The poem starts on Maundy Thursday in the year 1300. The narrator, Dante himself, is thirty-five years old, and thus "halfway along our life's path" (Nel mezzo del cammin di nostra vita) – half of the Biblical lifespan of seventy (Psalms 89:10, Vulgate). The poet finds himself lost in a dark wood in front of a mountain, assailed by three beasts (a lion, a lonza [usually rendered as "leopard" or "leopon"], and a she-wolf) he cannot evade. Unable to find the "straight way" (diritta via, also translatable as "right way") to salvation, he is conscious that he is ruining himself and falling into a "deep place" (basso loco) where the sun is silent (l sol tace).
Dante is at last rescued by the Roman poet Virgil, who claims to have been sent by Beatrice, and the two of them begin their journey to the underworld. Each sin's punishment in Inferno is a contrapasso, a symbolic instance of poetic justice; for example, fortune-tellers have to walk forward with their heads on backward, unable to see what is ahead, because they tried to see the future through forbidden means. Such a contrapasso "functions not merely as a form of divine revenge, but rather as the fulfilment of a destiny freely chosen by each soul during his or her life."
Dante passes through the gate of Hell, which bears an inscription, the ninth (and final) line of which is the famous phrase "Lasciate ogne speranza, voi ch'intrate", or "Abandon all hope, ye who enter here."
Before entering Hell completely, Dante and his guide see the Uncommitted, souls of people who in life did nothing, neither for good nor evil; among these Dante recognizes either Pope Celestine V or Pontius Pilate (the text is ambiguous). Mixed with them are outcasts who took no side in the Rebellion of Angels. These souls are neither in Hell nor out of it, but reside on the shores of the Acheron, their punishment to eternally pursue a banner (i.e. self interest) while pursued by wasps andhornets that continually sting them as maggots and other such insects drink their blood and tears. This symbolizes the sting of their conscience and the repugnance of sin. This can also be seen as a reflection of the spiritual stagnation they lived in. As with the Purgatorio and Paradiso, the Inferno has a structure of 9+1=10, with this "vestibule" different in nature from the nine circles of Hell, and separated from them by the Acheron.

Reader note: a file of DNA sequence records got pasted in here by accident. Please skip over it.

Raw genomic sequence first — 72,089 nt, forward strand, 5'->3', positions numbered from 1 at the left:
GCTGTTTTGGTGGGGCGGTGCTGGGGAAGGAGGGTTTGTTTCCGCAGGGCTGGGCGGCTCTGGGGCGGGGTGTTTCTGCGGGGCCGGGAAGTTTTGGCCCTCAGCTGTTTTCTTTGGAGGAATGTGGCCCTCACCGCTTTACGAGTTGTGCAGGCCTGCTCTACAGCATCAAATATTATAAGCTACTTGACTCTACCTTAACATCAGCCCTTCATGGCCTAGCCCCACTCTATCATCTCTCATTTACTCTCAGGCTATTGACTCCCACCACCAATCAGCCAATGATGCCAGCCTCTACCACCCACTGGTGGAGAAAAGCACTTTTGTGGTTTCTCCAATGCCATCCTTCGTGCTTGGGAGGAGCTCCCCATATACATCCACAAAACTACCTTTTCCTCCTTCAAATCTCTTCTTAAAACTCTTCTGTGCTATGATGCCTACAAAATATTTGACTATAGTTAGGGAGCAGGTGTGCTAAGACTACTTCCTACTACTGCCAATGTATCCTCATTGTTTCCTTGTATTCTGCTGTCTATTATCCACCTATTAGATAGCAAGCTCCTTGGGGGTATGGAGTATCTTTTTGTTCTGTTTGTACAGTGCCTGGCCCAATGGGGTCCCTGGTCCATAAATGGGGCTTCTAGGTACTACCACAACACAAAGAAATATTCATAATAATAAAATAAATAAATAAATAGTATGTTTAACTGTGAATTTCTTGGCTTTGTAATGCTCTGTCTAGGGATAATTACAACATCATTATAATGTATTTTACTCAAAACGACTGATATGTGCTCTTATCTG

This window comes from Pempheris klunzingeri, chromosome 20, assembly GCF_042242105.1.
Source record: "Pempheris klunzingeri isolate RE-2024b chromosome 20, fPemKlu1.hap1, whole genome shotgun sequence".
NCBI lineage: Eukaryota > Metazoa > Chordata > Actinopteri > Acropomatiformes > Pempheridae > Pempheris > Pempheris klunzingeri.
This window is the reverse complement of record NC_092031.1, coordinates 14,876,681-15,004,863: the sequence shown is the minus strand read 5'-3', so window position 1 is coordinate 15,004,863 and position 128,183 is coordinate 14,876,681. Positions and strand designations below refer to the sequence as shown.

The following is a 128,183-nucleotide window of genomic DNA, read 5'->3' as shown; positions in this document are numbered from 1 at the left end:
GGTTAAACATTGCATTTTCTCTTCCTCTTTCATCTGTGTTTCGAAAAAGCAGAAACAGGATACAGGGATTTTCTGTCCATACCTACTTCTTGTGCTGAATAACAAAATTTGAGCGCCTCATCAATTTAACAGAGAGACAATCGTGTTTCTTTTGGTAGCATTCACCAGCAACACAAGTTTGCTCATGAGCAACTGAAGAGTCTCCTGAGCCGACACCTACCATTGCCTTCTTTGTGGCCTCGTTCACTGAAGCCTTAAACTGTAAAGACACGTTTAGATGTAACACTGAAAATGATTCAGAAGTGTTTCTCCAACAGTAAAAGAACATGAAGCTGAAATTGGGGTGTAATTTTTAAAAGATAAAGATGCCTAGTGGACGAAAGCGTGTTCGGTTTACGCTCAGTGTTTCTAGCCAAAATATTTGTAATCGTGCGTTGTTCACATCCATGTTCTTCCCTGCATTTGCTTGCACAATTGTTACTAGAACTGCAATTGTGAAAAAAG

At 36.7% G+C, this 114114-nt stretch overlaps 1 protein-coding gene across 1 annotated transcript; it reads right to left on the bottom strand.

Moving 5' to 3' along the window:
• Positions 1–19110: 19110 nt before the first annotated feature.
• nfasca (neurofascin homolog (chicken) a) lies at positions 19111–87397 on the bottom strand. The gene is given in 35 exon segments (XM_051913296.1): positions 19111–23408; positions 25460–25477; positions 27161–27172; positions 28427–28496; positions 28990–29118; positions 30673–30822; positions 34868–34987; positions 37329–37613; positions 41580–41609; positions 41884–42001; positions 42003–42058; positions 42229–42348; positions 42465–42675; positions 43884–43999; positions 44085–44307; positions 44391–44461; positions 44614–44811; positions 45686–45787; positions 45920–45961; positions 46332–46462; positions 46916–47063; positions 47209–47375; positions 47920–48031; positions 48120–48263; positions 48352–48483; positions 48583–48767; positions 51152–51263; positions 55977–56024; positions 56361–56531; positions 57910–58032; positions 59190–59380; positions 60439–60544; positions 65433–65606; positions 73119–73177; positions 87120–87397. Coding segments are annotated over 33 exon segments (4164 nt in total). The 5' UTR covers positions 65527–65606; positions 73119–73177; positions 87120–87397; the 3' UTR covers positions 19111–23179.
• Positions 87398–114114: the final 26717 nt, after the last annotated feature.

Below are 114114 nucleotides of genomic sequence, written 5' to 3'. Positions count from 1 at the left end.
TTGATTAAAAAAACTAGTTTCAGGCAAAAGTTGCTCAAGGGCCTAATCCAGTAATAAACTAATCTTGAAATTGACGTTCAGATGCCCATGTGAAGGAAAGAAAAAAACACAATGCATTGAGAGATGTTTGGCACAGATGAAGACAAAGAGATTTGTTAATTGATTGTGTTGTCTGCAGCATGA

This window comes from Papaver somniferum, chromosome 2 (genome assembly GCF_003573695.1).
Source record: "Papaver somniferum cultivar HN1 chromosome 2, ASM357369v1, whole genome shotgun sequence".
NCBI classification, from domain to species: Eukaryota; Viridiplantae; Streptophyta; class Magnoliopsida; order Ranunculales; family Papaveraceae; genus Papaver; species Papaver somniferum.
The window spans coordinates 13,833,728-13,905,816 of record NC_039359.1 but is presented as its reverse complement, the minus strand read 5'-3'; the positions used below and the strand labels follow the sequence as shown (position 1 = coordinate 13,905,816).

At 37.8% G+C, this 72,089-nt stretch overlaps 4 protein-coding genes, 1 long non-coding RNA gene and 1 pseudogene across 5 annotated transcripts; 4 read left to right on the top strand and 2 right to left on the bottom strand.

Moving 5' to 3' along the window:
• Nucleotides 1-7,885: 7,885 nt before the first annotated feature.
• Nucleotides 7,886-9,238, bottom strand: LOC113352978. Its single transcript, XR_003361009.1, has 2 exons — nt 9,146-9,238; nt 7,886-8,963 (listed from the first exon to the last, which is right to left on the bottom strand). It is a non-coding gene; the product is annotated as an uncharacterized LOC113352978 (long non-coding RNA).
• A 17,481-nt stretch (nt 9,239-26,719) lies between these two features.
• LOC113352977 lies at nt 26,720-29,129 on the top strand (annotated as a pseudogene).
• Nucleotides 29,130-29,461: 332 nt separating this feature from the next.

Virgil is traditionally ranked as one of Rome's greatest poets. His Aeneid has been considered the national epic of ancient Rome from the time of its composition to the present day. Modeled after Homer's Iliad and Odyssey, theAeneid follows the Trojan refugee Aeneas as he struggles to fulfill his destiny and arrive on the shores of Italy—in Roman mythology the founding act of Rome. Virgil's work has had wide and deep influence on Western literature, most notably Dante's Divine Comedy, in which Virgil appears as Dante's guide through hell and purgatory.
The words of Dante:
"When I had journeyed half of our life's way, I found myself within a shadowed forest,
for I had lost the path that does not stray."
Their sighs, lamentations and loud wailings
resounded through the starless air,
so that at first it made me weep;
Strange utterances, horrible pronouncements,
words of pain, tones of anger,
voices shrill and faint, and beating hands,
all went to make a tumult that will whirl
forever through that turbid, timeless air,
like sand that eddies when a whirlwind swirls.